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Baugh v. United Parcel Service, Inc.

Court of Appeals of Tennessee, Nashville

March 31, 2015

LATONY BAUGH, ET AL.
v.
UNITED PARCEL SERVICE, INC., ET AL.

Session December 10, 2014.

Appeal from the Circuit Court for Davidson County No. 11C2364 Thomas W. Brothers, Judge.

James S. Higgins and Richard D. Piliponis, Nashville, Tennessee, for the appellants, Jermeka D., et al.

Blair Durham, Nashville, Tennessee, for the appellee, Latony Baugh.

C. Christopher Brown and David A. Chapman, Nashville, Tennessee, for the appellees, United Parcel Service, Inc. and Jason Sanders.

Andy D. Bennett, J., delivered the opinion of the court, in which Richard H. Dinkins and W. Neal McBrayer, JJ., joined.

OPINION

ANDY D. BENNETT, JUDGE.

Factual and Procedural Background

This is the second appeal in this wrongful death action. See Baugh v. United Parcel Serv., Inc., No. M2012-00197-COA-R3-CV, 2012 WL 6697384 (Tenn. Ct. App. Dec. 21, 2012). Roshonda Baugh was killed in an accident on June 17, 2011; she was riding her motorcycle when she was hit by a United Parcel Service ("UPS") truck. At the time of the accident, Ms. Baugh had four minor children and was married to Latony Baugh. The father of the four children was James Denzmore, who had never been married to Ms. Baugh and lived in Illinois at the time of the accident.

On June 20, 2011, Latony Baugh filed the instant action in circuit court for wrongful death on behalf of himself and the four children against UPS and Jason Sanders, the driver of the UPS truck; he filed an amended complaint on June 27, 2011. Mr. Baugh claimed to have standing as the surviving spouse pursuant to Tenn. Code Ann. § 20-5-106(a). On June 23, 2011, attorney Rachel Welty, court-appointed guardian ad litem ("GAL") for the four minor children, moved to intervene to represent the children's best interest. On July 1, 2011, Mr. Denzmore moved to intervene on behalf of the minor children, claiming a superior right to that of Mr. Baugh and Ms. Welty to represent the interests of the minor children. Mr. Denzmore also filed an intervening complaint on behalf of the minor children. At a hearing on July 8, 2011, the trial court named Ms. Welty guardian and next friend for the children at that time, but ordered that Mr. Denzmore "be permitted to present proof at a subsequent evidentiary hearing why it would be in the children's best interest for him to represent the children in this case."

Mr. Denzmore filed a motion to set a hearing on standing, which was opposed by Ms. Welty and Mr. Baugh. After hearing arguments on September 9, 2011, the court entered an order on September 21, 2011, denying Mr. Denzmore's motion to set. The court stated that Mr. Denzmore did not have standing because he was "not one of the affected persons listed in section 20-5-106(a) . . . ." The court further ruled that Mr. Baugh, as the surviving spouse, was the proper party to bring the wrongful death action and that Ms. Welty would be allowed to participate as representative of the minor children's interests until the court decided otherwise.

Mr. Denzmore filed a motion to reconsider or for relief under Rule 59 or Rule 60 of the Tennessee Rules of Civil Procedure. He also filed a motion for an interlocutory appeal pursuant to Rule 9 of the Tennessee Rules of Appellate Procedure. While those motions were pending, however, Mr. Baugh, the GAL, and their attorneys reached a settlement of the wrongful death suit with UPS and Mr. Sanders, and the trial court approved the settlement. On February 10, 2012, the trial court entered an order denying Mr. Denzmore's Rule 9 motion on the ground that it was moot, and denying his motion to alter or amend. Mr. Denzmore and the oldest of the four children, Jermeka Denzmore ("Ms. Denzmore"), who had reached the age of eighteen, appealed.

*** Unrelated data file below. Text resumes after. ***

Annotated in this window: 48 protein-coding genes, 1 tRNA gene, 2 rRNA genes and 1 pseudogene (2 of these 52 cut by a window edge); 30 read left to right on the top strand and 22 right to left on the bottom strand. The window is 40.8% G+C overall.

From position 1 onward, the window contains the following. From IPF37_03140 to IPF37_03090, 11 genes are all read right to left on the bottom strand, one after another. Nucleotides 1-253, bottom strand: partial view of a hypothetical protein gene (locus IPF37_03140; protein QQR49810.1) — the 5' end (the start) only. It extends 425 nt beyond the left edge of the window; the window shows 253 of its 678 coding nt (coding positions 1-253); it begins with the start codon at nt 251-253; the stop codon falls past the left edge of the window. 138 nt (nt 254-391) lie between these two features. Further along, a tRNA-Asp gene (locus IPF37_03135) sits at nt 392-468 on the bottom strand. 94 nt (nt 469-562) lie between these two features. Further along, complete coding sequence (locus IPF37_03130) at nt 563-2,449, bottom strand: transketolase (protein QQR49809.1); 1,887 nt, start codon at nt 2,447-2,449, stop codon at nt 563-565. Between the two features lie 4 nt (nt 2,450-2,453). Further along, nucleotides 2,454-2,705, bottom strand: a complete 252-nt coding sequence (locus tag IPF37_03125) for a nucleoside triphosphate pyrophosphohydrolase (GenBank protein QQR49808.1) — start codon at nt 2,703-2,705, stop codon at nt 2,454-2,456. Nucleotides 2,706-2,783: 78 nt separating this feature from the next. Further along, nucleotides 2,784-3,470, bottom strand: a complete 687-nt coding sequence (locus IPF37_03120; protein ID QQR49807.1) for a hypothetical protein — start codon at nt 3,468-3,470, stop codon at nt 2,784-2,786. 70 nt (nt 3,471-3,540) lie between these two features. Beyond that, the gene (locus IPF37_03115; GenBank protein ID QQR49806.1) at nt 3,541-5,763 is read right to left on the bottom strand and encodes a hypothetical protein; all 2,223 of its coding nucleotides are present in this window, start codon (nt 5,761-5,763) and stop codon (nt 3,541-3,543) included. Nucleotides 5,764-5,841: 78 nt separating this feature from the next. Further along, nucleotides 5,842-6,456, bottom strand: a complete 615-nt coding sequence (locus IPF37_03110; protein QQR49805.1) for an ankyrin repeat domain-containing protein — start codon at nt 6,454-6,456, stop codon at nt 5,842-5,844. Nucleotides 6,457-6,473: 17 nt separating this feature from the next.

In the first appeal, this Court determined that the circuit court "should have held a hearing on the question of Mr. Baugh's possible estrangement and allowed Father, as well as others, the opportunity to participate and present evidence on this issue." Baugh v. U.P.S., 2012 6697384, at *5. We remanded for a hearing on "whether the husband waived his right as surviving spouse to participate in the wrongful death action." Id. at *1.

On remand, the trial court held a hearing on October 14, 2013 to determine who had standing to pursue a wrongful death action pursuant to Tenn. Code Ann. § 20-5-106(c).[1]After hearing the proof, in an order entered on October 31, 2013, "the Court made certain findings of fact and conclusions of law all of which are contained in the Audio/Video record which is attached hereto as Exhibit "A" and incorporated herein by reference."[2] (We will set forth the trial court's findings of facts and conclusions of law in detail as pertinent to our analysis of the issues on appeal.) The court determined that:

Ms. Denzmore had failed to prove Plaintiff Latony Baugh was absent through abandonment or willful withdrawal for two (2) years pursuant to Tenn. Code Ann. § 20-5-106(c)(2), and as a result, a rebuttable presumption that the surviving spouse had abandoned the deceased spouse was not raised. This Court further found that Ms. Denzmore had failed to prove by a preponderance of the evidence that Plaintiff Latony Baugh had willfully withdrawn from Ms. Baugh for a period of two years. However, this Court did find that Ms. Denzmore had proven by a preponderance of the evidence that Plaintiff Latony Baugh had abandoned Ms. Baugh. Therefore, the Court held that Plaintiff Latony Baugh did not have standing to institute and/or collect any proceeds from the wrongful death action pursuant to Tenn. Code Ann. § 20-5-106(c).

In accordance with these findings and conclusions, the trial court ordered that Mr. Baugh was prohibited from transferring, disposing of, or otherwise encumbering the proceeds or ...


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